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Doctors warn that “the most widely promoted medical fraud of today” is a “menace to public health”


STEVE ALLEN, video’s versatile funnyman, can be mighty witty on the screen and he can also be a dud at times. But the worst egg he ever laid wasn’t on TV. He did it, with an assist from his beauteous missus, in a so-called “paid endorsement,” lending his famous name to plug an infamous product, a spurious “reducing candy.”

According to a high-priced, nationwide ad that starred the famous couple, “Mr. and Mrs. Steve Allen lose weight together with AYDS!… Jayne: ‘And lose weight automatically!’ . . . Steve: ‘Triple check!'”

AYDS is one of those’ fast-selling reducing pills which hold out the promise of a panacea for fat people. They are represented as a wonder drug which makes you reduce without going on a diet!

Steve and Jayne seem to be just the right size around the crucial midriff — in fact, Steve himself is a bit on the lean side. So the chances are their motive in plugging AYDS must have been slightly ulterior. They probably did it for the cash such endorsements brings to celebrities.

There is nothing wrong with that. You don’t have to smoke Luckies to plug them, but in the case of those reducing pills, the harmless “fraud” has a serious side.

So here are a few questions for Steverino, the boy who made a name for himself by kidding silly commercials:

• Did you know when you endorsed AYDS that the product you plugged is pseudo-medical junk?

• Did you know that, according to various trade and drug sleuths of Uncle Sam, it doesn’t do what it promises — it doesn’t help you to lose weight, automatically or otherwise?

• Did you know that by endorsing such a spurious piece of patent medicine you loaned your good name to what a Congressional committee recently described as “the most wildly promoted medical fraud of today?”

DANGEROUS TO BE FAT Let’s give Steve the benefit of the doubt. But the same cannot be done for the product lie plugs. Steverino’s tasty quack-candy is but one of a large selection of “reducing pills” with which unscrupulous medical racketeers are now flooding the market. They are promoting these pills with misleading ads and endorsements, although they know very well that their pills will not stay those calories from adding extra pounds.

“AYDS” is one of the most publicized and least effective among these phony “wonder drugs.” Others go by all sorts of suggestive, quasi-medical names like ND-17 . . . R-D-X (put out by people who are so concerned about your tired blood) . . . Regimen . . . EHP . . . Hungrex . . . No-Di-Et . . . and EEDR. All of them are much-touted tools in a new craze that’s sweeping the country — the “dietless reducing scheme.”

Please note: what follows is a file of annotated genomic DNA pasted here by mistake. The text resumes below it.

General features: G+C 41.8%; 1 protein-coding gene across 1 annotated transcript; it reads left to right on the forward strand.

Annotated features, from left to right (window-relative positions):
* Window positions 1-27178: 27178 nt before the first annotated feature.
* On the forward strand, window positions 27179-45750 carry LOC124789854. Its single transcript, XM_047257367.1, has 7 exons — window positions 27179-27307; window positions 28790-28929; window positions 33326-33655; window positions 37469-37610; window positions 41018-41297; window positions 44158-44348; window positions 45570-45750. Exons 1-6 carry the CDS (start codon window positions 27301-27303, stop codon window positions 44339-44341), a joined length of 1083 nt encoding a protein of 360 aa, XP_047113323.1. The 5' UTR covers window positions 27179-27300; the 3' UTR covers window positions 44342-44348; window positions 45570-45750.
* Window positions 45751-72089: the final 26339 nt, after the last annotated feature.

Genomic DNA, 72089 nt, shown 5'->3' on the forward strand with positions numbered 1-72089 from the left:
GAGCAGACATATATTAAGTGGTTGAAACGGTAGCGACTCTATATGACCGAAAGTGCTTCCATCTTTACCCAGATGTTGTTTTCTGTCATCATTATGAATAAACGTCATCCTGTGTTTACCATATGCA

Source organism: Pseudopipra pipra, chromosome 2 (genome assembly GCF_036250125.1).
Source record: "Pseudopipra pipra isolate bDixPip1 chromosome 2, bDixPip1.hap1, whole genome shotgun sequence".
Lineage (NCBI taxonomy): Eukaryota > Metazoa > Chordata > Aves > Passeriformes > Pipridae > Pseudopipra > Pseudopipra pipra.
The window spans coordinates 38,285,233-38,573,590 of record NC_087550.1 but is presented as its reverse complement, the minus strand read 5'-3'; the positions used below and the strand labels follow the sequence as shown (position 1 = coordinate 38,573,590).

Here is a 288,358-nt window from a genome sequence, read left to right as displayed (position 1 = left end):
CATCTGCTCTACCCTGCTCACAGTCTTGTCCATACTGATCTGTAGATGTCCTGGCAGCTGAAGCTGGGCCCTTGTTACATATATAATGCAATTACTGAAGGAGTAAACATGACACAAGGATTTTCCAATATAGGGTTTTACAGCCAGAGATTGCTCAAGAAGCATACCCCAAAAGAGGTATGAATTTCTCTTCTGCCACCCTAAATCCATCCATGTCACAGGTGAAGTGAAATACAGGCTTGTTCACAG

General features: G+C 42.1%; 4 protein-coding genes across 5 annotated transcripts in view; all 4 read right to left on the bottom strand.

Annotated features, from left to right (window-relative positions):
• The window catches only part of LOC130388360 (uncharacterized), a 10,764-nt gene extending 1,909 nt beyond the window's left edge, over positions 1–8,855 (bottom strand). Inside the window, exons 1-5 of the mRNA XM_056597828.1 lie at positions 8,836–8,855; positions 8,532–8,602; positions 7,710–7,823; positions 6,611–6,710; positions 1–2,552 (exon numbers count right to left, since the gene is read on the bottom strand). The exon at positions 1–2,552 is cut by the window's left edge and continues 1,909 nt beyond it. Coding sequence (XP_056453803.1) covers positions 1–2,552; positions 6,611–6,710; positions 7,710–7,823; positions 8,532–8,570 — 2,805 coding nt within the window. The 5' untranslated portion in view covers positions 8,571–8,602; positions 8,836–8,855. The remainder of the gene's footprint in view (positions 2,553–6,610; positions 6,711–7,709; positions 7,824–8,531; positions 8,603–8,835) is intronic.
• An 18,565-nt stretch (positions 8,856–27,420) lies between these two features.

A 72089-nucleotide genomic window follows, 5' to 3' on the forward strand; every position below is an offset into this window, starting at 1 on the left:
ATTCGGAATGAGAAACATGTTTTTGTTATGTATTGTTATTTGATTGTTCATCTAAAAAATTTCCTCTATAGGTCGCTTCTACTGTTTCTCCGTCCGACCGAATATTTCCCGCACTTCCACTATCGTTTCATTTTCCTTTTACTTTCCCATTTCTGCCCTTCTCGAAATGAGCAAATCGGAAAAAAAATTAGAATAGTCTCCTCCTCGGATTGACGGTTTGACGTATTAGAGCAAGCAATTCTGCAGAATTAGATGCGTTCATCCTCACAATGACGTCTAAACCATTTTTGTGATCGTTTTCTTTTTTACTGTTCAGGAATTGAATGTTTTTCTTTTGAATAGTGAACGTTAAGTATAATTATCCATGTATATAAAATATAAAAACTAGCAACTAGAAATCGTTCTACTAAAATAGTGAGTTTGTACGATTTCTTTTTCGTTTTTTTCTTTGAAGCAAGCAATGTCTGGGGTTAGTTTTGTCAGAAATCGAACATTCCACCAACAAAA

Overweight is undoubtedly one of the nation’s prime problems. Too much poundage, resulting from an unbalanced diet, makes us sluggish and sick. Of the people who are 10 per cent or more overweight, 72 per cent have anemia, 37 per cent have nervous disorders, 18 per cent have diabetes, 22 per cent have heart trouble, and 7 per cent have gall bladder trouble. The medical profession now says that overweight people give up ten years of their lives just by being fat.

The slim silhouette in woman’s fashions, together with medical emphasis on the dangers of excessive weight, has created a vast market for these phony concoctions.

A slick clique of patent medicine makers saw in the medical warning a bonanza for themselves. They exploited the anxiety of overweight people and the dislike most of us have for dieting, and came out with these reducing pills which “guarantee” to make you lose weight — without the pain of dieting!

But people don’t reduce by swallowing those pills. On the contrary, a few wax quite fat — the shrewd manufacturers of the pills.

During a recent Congressional investigation into the racket, a Newark nutritionist named Dr. S. William Kalb, gave the solons a widely advertised pill to illustrate his point. Said Dr. Kalb, while the Congressmen munched: “Reducing pills so widely advertised today are a total waste of time and money.”

SWALLOWING SLOW POISON The doctor was asked what the tasty pill he handed out was made of. He said the brand was skimmed milk with a dash of lemon juice. He estimated its manufacturers made “about a 400,-000 per cent profit” on them.

Even if these particular pills happened to be harmless, others now flooding the market are not, he warned. “In some cases,” he said, “these pills represent a real menace to public health.”

Such a potentially harmful reducing pill goes by the brand name “EEDR.” It is manufactured by an obscure pharmaceutical firm, Otis Laboratories, operating out of Larchmont, New York.